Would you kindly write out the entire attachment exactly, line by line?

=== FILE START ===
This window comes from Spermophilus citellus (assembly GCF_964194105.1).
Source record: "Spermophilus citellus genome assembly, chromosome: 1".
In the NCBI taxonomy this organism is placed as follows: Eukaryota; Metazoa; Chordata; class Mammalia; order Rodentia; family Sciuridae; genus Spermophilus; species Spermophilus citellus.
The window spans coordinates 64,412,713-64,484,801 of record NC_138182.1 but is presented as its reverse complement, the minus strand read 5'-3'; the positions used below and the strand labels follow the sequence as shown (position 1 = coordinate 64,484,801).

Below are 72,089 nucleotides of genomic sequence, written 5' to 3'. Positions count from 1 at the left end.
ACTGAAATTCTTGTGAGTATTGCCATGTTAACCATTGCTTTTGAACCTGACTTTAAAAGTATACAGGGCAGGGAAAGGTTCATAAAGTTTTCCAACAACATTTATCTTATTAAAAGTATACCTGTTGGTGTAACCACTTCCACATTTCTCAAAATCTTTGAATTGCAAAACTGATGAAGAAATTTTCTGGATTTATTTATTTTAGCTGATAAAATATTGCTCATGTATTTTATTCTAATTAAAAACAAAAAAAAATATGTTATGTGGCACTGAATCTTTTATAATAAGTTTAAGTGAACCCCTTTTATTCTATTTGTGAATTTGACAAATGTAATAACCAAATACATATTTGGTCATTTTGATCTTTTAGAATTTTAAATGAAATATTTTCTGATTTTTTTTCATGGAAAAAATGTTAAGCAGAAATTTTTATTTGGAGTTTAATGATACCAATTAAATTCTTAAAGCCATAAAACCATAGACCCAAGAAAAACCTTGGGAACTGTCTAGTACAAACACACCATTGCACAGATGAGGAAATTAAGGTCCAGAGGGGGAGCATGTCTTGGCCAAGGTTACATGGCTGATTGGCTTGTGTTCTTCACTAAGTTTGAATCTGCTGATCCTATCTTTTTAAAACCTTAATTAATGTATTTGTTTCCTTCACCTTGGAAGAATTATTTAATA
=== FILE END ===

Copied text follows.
This window comes from Spermophilus citellus (assembly GCF_964194105.1).
Source record: "Spermophilus citellus genome assembly, chromosome: 1".
In the NCBI taxonomy this organism is placed as follows: Eukaryota; Metazoa; Chordata; class Mammalia; order Rodentia; family Sciuridae; genus Spermophilus; species Spermophilus citellus.
The window spans coordinates 64,412,713-64,484,801 of record NC_138182.1 but is presented as its reverse complement, the minus strand read 5'-3'; the positions used below and the strand labels follow the sequence as shown (position 1 = coordinate 64,484,801).

Below are 72,089 nucleotides of genomic sequence, written 5' to 3'. Positions count from 1 at the left end.
ACTGAAATTCTTGTGAGTATTGCCATGTTAACCATTGCTTTTGAACCTGACTTTAAAAGTATACAGGGCAGGGAAAGGTTCATAAAGTTTTCCAACAACATTTATCTTATTAAAAGTATACCTGTTGGTGTAACCACTTCCACATTTCTCAAAATCTTTGAATTGCAAAACTGATGAAGAAATTTTCTGGATTTATTTATTTTAGCTGATAAAATATTGCTCATGTATTTTATTCTAATTAAAAACAAAAAAAAATATGTTATGTGGCACTGAATCTTTTATAATAAGTTTAAGTGAACCCCTTTTATTCTATTTGTGAATTTGACAAATGTAATAACCAAATACATATTTGGTCATTTTGATCTTTTAGAATTTTAAATGAAATATTTTCTGATTTTTTTTCATGGAAAAAATGTTAAGCAGAAATTTTTATTTGGAGTTTAATGATACCAATTAAATTCTTAAAGCCATAAAACCATAGACCCAAGAAAAACCTTGGGAACTGTCTAGTACAAACACACCATTGCACAGATGAGGAAATTAAGGTCCAGAGGGGGAGCATGTCTTGGCCAAGGTTACATGGCTGATTGGCTTGTGTTCTTCACTAAGTTTGAATCTGCTGATCCTATCTTTTTAAAACCTTAATTAATGTATTTGTTTCCTTCACCTTGGAAGAATTATTTAATA